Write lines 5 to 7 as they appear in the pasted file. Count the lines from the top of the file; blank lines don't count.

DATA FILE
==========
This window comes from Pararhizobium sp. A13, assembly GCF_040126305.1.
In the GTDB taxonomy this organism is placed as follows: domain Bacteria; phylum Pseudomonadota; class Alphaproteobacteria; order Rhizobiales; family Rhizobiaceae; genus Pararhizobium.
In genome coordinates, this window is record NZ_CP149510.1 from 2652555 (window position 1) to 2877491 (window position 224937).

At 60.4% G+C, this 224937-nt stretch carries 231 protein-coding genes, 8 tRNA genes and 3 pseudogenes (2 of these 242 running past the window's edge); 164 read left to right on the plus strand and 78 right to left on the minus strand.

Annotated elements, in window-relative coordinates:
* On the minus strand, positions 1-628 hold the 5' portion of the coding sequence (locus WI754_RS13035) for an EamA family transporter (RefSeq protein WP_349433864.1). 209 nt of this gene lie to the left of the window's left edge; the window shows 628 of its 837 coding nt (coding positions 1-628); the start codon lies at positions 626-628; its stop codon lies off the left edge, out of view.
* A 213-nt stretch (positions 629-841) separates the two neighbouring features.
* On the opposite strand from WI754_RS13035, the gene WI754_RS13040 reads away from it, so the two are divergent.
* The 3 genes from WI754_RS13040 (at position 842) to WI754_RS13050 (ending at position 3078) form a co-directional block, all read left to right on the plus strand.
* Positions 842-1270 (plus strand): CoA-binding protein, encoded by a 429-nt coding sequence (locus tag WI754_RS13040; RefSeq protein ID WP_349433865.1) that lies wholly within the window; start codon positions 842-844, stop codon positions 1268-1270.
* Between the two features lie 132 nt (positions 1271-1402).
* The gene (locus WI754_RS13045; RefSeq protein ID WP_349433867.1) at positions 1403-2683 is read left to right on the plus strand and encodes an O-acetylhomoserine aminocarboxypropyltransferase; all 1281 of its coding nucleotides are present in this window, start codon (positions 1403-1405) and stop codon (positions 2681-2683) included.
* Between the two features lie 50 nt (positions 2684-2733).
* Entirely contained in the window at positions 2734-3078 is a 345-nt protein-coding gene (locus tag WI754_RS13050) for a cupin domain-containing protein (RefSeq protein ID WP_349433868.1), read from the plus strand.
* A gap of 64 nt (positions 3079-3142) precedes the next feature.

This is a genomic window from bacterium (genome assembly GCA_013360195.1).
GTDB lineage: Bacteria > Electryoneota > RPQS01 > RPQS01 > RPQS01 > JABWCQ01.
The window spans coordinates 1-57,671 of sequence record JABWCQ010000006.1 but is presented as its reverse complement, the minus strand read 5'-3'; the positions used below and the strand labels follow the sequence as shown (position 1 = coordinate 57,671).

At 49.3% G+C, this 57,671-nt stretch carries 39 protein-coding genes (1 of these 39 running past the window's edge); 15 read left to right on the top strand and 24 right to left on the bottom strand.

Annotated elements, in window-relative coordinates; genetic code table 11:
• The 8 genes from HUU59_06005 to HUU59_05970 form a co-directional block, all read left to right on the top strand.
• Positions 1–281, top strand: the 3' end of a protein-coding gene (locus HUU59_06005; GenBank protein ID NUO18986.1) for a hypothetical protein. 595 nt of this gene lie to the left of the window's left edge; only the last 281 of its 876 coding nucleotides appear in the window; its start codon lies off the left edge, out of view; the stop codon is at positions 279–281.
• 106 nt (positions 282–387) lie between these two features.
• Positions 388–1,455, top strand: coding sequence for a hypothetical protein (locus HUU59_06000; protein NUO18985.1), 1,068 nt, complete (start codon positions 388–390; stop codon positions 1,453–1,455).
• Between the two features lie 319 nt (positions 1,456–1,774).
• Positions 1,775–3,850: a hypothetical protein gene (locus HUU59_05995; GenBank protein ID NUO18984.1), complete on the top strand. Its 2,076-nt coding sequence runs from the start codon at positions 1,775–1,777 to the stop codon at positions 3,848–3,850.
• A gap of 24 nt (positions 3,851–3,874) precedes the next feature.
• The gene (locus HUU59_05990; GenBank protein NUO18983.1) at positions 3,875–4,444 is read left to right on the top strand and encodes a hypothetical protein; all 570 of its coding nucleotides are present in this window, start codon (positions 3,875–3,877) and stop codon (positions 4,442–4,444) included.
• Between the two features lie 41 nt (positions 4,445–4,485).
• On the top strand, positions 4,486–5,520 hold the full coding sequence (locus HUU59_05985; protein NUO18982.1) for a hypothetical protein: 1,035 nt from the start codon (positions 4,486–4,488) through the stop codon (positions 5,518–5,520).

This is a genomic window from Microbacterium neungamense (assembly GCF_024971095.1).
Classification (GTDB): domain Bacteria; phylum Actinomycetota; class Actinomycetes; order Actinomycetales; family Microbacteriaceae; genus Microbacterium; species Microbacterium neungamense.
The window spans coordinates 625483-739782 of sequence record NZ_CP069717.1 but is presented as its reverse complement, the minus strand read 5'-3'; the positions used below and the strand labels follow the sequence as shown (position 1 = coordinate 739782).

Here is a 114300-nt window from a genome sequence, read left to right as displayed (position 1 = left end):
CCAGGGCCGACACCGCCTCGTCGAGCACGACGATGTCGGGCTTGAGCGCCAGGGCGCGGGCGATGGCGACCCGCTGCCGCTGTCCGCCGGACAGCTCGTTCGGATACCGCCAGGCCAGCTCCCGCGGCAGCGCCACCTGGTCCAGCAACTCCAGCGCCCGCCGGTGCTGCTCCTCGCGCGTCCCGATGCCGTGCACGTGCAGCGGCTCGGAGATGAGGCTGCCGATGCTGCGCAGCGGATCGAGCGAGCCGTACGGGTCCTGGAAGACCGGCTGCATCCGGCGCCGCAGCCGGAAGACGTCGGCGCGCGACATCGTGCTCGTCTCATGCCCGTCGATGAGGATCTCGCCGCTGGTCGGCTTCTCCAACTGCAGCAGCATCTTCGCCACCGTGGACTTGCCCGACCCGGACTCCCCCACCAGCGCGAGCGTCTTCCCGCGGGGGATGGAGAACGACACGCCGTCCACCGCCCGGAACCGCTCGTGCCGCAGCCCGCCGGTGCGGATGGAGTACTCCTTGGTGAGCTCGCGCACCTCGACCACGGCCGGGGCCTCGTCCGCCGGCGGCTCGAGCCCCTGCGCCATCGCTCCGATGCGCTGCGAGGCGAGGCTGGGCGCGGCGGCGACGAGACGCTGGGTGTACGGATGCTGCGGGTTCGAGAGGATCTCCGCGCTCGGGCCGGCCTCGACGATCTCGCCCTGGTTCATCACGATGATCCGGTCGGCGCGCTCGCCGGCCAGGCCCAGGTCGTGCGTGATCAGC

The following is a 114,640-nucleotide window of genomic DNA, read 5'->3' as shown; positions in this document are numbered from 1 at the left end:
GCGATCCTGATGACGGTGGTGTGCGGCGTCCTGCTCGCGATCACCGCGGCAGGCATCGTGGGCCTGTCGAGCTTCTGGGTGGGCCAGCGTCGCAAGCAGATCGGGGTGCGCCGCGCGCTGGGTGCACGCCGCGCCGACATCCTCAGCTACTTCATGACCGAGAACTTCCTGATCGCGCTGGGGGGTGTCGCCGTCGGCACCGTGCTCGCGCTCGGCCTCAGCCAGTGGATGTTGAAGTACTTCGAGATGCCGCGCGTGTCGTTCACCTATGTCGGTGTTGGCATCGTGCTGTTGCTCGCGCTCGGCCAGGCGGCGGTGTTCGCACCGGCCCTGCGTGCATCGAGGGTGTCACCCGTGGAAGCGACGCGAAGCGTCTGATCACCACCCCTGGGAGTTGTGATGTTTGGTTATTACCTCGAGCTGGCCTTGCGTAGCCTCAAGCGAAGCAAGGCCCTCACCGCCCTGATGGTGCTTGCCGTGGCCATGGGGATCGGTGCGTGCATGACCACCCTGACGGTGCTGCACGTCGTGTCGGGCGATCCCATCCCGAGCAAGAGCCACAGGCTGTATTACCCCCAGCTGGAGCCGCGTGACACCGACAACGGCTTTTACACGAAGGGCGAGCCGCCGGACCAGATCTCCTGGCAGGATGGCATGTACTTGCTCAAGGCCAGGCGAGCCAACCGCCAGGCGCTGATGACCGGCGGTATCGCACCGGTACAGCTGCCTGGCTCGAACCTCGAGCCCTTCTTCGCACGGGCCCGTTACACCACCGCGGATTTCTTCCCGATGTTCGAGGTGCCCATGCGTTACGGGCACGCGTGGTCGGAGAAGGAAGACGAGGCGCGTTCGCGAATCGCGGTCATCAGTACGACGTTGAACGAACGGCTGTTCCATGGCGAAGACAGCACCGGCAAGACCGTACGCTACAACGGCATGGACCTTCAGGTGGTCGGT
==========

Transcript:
Annotated elements, in window-relative coordinates:
* On the minus strand, positions 1-628 hold the 5' portion of the coding sequence (locus WI754_RS13035) for an EamA family transporter (RefSeq protein WP_349433864.1). 209 nt of this gene lie to the left of the window's left edge; the window shows 628 of its 837 coding nt (coding positions 1-628); the start codon lies at positions 626-628; its stop codon lies off the left edge, out of view.
* A 213-nt stretch (positions 629-841) separates the two neighbouring features.